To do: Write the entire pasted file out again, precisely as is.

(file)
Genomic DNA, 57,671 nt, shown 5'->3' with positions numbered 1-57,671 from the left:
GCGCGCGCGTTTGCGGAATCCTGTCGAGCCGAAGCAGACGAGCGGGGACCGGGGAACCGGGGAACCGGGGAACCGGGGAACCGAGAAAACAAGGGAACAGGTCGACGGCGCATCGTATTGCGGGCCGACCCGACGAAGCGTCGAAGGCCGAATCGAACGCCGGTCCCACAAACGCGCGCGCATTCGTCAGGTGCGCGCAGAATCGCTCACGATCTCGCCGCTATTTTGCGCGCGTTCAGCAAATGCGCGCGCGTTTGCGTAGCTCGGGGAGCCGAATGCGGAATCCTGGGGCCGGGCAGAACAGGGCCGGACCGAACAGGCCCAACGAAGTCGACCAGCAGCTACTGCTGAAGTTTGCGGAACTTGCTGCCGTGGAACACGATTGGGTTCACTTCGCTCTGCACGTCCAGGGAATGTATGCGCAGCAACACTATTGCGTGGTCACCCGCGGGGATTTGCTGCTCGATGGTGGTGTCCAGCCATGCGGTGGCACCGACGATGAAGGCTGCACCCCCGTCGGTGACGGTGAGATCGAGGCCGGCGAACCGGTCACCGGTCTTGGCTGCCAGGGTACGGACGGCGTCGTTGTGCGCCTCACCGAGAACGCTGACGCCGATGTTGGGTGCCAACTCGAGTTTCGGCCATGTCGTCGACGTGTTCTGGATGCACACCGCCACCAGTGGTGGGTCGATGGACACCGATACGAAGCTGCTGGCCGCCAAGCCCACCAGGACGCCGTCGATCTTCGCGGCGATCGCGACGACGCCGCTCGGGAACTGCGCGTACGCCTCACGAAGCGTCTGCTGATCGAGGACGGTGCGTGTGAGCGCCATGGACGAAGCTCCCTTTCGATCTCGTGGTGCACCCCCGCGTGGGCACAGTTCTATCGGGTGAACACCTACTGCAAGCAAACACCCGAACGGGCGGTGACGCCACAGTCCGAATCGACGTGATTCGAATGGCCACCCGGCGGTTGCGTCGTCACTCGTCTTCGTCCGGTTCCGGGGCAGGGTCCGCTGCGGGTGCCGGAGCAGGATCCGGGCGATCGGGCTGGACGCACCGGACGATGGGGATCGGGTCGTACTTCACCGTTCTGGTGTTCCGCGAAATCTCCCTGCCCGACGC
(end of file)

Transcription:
Genomic DNA, 57,671 nt, shown 5'->3' with positions numbered 1-57,671 from the left:
GCGCGCGCGTTTGCGGAATCCTGTCGAGCCGAAGCAGACGAGCGGGGACCGGGGAACCGGGGAACCGGGGAACCGGGGAACCGAGAAAACAAGGGAACAGGTCGACGGCGCATCGTATTGCGGGCCGACCCGACGAAGCGTCGAAGGCCGAATCGAACGCCGGTCCCACAAACGCGCGCGCATTCGTCAGGTGCGCGCAGAATCGCTCACGATCTCGCCGCTATTTTGCGCGCGTTCAGCAAATGCGCGCGCGTTTGCGTAGCTCGGGGAGCCGAATGCGGAATCCTGGGGCCGGGCAGAACAGGGCCGGACCGAACAGGCCCAACGAAGTCGACCAGCAGCTACTGCTGAAGTTTGCGGAACTTGCTGCCGTGGAACACGATTGGGTTCACTTCGCTCTGCACGTCCAGGGAATGTATGCGCAGCAACACTATTGCGTGGTCACCCGCGGGGATTTGCTGCTCGATGGTGGTGTCCAGCCATGCGGTGGCACCGACGATGAAGGCTGCACCCCCGTCGGTGACGGTGAGATCGAGGCCGGCGAACCGGTCACCGGTCTTGGCTGCCAGGGTACGGACGGCGTCGTTGTGCGCCTCACCGAGAACGCTGACGCCGATGTTGGGTGCCAACTCGAGTTTCGGCCATGTCGTCGACGTGTTCTGGATGCACACCGCCACCAGTGGTGGGTCGATGGACACCGATACGAAGCTGCTGGCCGCCAAGCCCACCAGGACGCCGTCGATCTTCGCGGCGATCGCGACGACGCCGCTCGGGAACTGCGCGTACGCCTCACGAAGCGTCTGCTGATCGAGGACGGTGCGTGTGAGCGCCATGGACGAAGCTCCCTTTCGATCTCGTGGTGCACCCCCGCGTGGGCACAGTTCTATCGGGTGAACACCTACTGCAAGCAAACACCCGAACGGGCGGTGACGCCACAGTCCGAATCGACGTGATTCGAATGGCCACCCGGCGGTTGCGTCGTCACTCGTCTTCGTCCGGTTCCGGGGCAGGGTCCGCTGCGGGTGCCGGAGCAGGATCCGGGCGATCGGGCTGGACGCACCGGACGATGGGGATCGGGTCGTACTTCACCGTTCTGGTGTTCCGCGAAATCTCCCTGCCCGACGC